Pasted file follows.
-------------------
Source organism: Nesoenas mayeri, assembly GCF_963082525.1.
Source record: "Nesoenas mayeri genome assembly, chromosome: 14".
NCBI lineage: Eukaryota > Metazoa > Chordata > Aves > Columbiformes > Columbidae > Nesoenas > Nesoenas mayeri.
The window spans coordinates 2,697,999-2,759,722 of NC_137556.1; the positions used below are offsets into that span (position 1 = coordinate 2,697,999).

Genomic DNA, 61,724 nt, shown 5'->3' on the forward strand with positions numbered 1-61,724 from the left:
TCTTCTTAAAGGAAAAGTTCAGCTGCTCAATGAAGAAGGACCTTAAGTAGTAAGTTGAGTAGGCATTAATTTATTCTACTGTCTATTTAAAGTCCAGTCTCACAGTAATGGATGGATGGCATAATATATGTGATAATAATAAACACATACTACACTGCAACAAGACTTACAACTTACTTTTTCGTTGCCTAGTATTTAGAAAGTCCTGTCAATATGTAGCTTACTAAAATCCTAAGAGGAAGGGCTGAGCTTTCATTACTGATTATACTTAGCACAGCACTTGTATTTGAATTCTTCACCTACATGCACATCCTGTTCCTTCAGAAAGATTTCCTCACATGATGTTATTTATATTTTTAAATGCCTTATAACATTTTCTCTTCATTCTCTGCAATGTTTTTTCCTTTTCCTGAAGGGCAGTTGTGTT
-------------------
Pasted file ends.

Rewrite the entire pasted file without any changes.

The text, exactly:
Source organism: Nesoenas mayeri, assembly GCF_963082525.1.
Source record: "Nesoenas mayeri genome assembly, chromosome: 14".
NCBI lineage: Eukaryota > Metazoa > Chordata > Aves > Columbiformes > Columbidae > Nesoenas > Nesoenas mayeri.
The window spans coordinates 2,697,999-2,759,722 of NC_137556.1; the positions used below are offsets into that span (position 1 = coordinate 2,697,999).

Genomic DNA, 61,724 nt, shown 5'->3' on the forward strand with positions numbered 1-61,724 from the left:
TCTTCTTAAAGGAAAAGTTCAGCTGCTCAATGAAGAAGGACCTTAAGTAGTAAGTTGAGTAGGCATTAATTTATTCTACTGTCTATTTAAAGTCCAGTCTCACAGTAATGGATGGATGGCATAATATATGTGATAATAATAAACACATACTACACTGCAACAAGACTTACAACTTACTTTTTCGTTGCCTAGTATTTAGAAAGTCCTGTCAATATGTAGCTTACTAAAATCCTAAGAGGAAGGGCTGAGCTTTCATTACTGATTATACTTAGCACAGCACTTGTATTTGAATTCTTCACCTACATGCACATCCTGTTCCTTCAGAAAGATTTCCTCACATGATGTTATTTATATTTTTAAATGCCTTATAACATTTTCTCTTCATTCTCTGCAATGTTTTTTCCTTTTCCTGAAGGGCAGTTGTGTT